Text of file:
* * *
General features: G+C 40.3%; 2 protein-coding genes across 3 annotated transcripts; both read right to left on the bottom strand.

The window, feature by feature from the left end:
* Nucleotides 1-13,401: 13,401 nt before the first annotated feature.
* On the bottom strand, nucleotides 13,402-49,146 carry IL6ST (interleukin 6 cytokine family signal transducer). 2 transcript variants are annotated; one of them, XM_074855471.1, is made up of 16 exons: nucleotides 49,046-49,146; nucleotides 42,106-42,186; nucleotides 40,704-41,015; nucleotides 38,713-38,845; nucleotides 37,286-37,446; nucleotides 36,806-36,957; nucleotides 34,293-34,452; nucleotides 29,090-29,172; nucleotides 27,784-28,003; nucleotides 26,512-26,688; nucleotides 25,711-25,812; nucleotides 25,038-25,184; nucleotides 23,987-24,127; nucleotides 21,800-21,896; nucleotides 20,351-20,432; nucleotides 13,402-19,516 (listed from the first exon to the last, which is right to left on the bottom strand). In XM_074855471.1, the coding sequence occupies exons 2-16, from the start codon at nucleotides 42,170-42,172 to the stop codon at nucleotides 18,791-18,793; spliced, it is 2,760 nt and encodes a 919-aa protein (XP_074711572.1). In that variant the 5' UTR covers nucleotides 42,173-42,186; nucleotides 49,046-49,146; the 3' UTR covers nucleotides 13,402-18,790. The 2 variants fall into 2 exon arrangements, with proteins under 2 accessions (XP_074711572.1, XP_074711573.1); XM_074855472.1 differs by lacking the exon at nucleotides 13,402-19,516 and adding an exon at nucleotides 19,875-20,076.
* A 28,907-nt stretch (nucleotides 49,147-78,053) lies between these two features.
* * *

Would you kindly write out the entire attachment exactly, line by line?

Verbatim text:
General features: G+C 40.3%; 2 protein-coding genes across 3 annotated transcripts; both read right to left on the bottom strand.

The window, feature by feature from the left end:
* Nucleotides 1-13,401: 13,401 nt before the first annotated feature.
* On the bottom strand, nucleotides 13,402-49,146 carry IL6ST (interleukin 6 cytokine family signal transducer). 2 transcript variants are annotated; one of them, XM_074855471.1, is made up of 16 exons: nucleotides 49,046-49,146; nucleotides 42,106-42,186; nucleotides 40,704-41,015; nucleotides 38,713-38,845; nucleotides 37,286-37,446; nucleotides 36,806-36,957; nucleotides 34,293-34,452; nucleotides 29,090-29,172; nucleotides 27,784-28,003; nucleotides 26,512-26,688; nucleotides 25,711-25,812; nucleotides 25,038-25,184; nucleotides 23,987-24,127; nucleotides 21,800-21,896; nucleotides 20,351-20,432; nucleotides 13,402-19,516 (listed from the first exon to the last, which is right to left on the bottom strand). In XM_074855471.1, the coding sequence occupies exons 2-16, from the start codon at nucleotides 42,170-42,172 to the stop codon at nucleotides 18,791-18,793; spliced, it is 2,760 nt and encodes a 919-aa protein (XP_074711572.1). In that variant the 5' UTR covers nucleotides 42,173-42,186; nucleotides 49,046-49,146; the 3' UTR covers nucleotides 13,402-18,790. The 2 variants fall into 2 exon arrangements, with proteins under 2 accessions (XP_074711572.1, XP_074711573.1); XM_074855472.1 differs by lacking the exon at nucleotides 13,402-19,516 and adding an exon at nucleotides 19,875-20,076.
* A 28,907-nt stretch (nucleotides 49,147-78,053) lies between these two features.